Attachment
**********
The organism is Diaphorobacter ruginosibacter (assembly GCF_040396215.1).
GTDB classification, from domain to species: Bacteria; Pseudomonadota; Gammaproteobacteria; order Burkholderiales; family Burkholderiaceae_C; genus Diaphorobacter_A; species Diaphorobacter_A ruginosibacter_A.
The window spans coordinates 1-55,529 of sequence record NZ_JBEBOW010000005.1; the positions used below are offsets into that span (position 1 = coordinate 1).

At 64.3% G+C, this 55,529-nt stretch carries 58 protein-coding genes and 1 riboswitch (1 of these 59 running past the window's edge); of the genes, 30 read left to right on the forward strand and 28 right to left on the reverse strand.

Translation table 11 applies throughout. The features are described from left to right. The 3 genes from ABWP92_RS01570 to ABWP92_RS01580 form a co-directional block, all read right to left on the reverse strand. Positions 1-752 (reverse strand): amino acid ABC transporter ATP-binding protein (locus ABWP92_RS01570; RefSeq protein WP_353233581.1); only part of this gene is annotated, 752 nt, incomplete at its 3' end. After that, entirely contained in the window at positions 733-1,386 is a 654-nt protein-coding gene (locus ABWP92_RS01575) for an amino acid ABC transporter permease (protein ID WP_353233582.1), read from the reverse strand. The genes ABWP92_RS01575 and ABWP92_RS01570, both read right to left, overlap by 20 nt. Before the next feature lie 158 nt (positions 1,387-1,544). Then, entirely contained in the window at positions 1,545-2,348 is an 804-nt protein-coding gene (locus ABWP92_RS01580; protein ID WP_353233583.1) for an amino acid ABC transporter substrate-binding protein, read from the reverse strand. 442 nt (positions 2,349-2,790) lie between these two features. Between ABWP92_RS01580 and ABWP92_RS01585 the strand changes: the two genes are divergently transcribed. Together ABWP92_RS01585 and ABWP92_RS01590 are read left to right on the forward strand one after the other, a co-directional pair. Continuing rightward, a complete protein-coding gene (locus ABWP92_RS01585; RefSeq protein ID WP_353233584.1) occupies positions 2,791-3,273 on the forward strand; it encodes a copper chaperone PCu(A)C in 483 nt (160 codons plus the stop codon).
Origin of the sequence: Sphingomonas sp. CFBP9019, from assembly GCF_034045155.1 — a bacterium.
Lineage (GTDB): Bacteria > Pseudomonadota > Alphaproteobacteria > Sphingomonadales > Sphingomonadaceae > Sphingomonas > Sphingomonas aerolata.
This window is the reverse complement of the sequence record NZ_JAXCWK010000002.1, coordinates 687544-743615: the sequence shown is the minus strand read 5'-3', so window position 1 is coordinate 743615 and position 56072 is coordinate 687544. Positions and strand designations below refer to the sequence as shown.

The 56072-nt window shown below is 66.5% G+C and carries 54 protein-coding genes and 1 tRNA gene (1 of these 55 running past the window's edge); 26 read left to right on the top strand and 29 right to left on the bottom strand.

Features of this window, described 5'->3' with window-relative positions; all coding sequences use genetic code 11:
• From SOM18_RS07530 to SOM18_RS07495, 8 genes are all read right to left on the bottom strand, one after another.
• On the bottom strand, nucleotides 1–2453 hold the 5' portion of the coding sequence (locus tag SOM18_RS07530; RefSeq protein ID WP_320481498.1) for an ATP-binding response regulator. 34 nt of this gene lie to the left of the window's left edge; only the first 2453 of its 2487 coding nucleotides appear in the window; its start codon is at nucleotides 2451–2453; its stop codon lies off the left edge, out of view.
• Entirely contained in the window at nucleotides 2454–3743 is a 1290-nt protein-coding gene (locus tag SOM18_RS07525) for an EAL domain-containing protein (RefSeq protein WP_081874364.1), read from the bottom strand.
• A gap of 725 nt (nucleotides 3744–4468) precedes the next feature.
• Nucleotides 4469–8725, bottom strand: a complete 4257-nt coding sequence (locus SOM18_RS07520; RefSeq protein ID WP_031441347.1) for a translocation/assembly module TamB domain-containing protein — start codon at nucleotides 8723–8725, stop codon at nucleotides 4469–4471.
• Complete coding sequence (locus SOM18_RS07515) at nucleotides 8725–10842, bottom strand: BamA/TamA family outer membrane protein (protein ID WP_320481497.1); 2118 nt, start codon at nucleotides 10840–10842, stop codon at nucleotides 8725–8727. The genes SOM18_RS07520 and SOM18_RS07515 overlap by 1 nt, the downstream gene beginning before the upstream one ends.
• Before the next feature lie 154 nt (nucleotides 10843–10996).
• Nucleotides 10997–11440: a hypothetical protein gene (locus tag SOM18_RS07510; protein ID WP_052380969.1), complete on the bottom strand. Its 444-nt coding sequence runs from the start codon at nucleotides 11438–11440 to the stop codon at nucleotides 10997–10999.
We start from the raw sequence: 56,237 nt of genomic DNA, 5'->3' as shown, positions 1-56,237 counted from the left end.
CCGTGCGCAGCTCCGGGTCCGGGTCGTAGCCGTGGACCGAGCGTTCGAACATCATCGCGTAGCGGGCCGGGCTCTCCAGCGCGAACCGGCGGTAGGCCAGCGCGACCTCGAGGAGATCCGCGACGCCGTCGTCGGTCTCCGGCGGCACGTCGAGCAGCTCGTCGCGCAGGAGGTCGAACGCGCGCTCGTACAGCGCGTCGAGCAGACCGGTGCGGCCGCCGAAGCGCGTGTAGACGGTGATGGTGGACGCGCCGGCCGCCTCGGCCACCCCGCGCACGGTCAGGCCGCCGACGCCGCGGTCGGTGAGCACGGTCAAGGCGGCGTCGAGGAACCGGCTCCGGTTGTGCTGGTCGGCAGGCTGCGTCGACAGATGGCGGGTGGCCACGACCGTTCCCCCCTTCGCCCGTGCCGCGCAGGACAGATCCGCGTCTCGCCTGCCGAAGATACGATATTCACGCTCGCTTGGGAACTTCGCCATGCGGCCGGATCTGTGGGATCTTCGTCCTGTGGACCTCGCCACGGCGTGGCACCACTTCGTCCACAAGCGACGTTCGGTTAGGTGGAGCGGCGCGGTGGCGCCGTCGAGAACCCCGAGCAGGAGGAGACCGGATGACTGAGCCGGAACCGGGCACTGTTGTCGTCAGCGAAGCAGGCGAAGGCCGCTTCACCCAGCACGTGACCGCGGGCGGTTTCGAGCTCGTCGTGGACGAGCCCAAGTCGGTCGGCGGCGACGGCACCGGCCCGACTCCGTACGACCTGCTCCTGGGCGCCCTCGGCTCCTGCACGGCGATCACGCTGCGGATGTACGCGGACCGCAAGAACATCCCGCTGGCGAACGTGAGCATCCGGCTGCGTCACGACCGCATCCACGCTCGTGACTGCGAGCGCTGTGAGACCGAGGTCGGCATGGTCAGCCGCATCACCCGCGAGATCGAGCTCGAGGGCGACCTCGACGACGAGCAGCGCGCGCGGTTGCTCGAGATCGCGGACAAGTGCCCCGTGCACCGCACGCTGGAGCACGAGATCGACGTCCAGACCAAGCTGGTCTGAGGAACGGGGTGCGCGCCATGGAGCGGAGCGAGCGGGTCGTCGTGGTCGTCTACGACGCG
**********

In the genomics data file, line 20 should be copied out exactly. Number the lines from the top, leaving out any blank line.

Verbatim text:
CCGTGCGCAGCTCCGGGTCCGGGTCGTAGCCGTGGACCGAGCGTTCGAACATCATCGCGTAGCGGGCCGGGCTCTCCAGCGCGAACCGGCGGTAGGCCAGCGCGACCTCGAGGAGATCCGCGACGCCGTCGTCGGTCTCCGGCGGCACGTCGAGCAGCTCGTCGCGCAGGAGGTCGAACGCGCGCTCGTACAGCGCGTCGAGCAGACCGGTGCGGCCGCCGAAGCGCGTGTAGACGGTGATGGTGGACGCGCCGGCCGCCTCGGCCACCCCGCGCACGGTCAGGCCGCCGACGCCGCGGTCGGTGAGCACGGTCAAGGCGGCGTCGAGGAACCGGCTCCGGTTGTGCTGGTCGGCAGGCTGCGTCGACAGATGGCGGGTGGCCACGACCGTTCCCCCCTTCGCCCGTGCCGCGCAGGACAGATCCGCGTCTCGCCTGCCGAAGATACGATATTCACGCTCGCTTGGGAACTTCGCCATGCGGCCGGATCTGTGGGATCTTCGTCCTGTGGACCTCGCCACGGCGTGGCACCACTTCGTCCACAAGCGACGTTCGGTTAGGTGGAGCGGCGCGGTGGCGCCGTCGAGAACCCCGAGCAGGAGGAGACCGGATGACTGAGCCGGAACCGGGCACTGTTGTCGTCAGCGAAGCAGGCGAAGGCCGCTTCACCCAGCACGTGACCGCGGGCGGTTTCGAGCTCGTCGTGGACGAGCCCAAGTCGGTCGGCGGCGACGGCACCGGCCCGACTCCGTACGACCTGCTCCTGGGCGCCCTCGGCTCCTGCACGGCGATCACGCTGCGGATGTACGCGGACCGCAAGAACATCCCGCTGGCGAACGTGAGCATCCGGCTGCGTCACGACCGCATCCACGCTCGTGACTGCGAGCGCTGTGAGACCGAGGTCGGCATGGTCAGCCGCATCACCCGCGAGATCGAGCTCGAGGGCGACCTCGACGACGAGCAGCGCGCGCGGTTGCTCGAGATCGCGGACAAGTGCCCCGTGCACCGCACGCTGGAGCACGAGATCGACGTCCAGACCAAGCTGGTCTGAGGAACGGGGTGCGCGCCATGGAGCGGAGCGAGCGGGTCGTCGTGGTCGTCTACGACGCG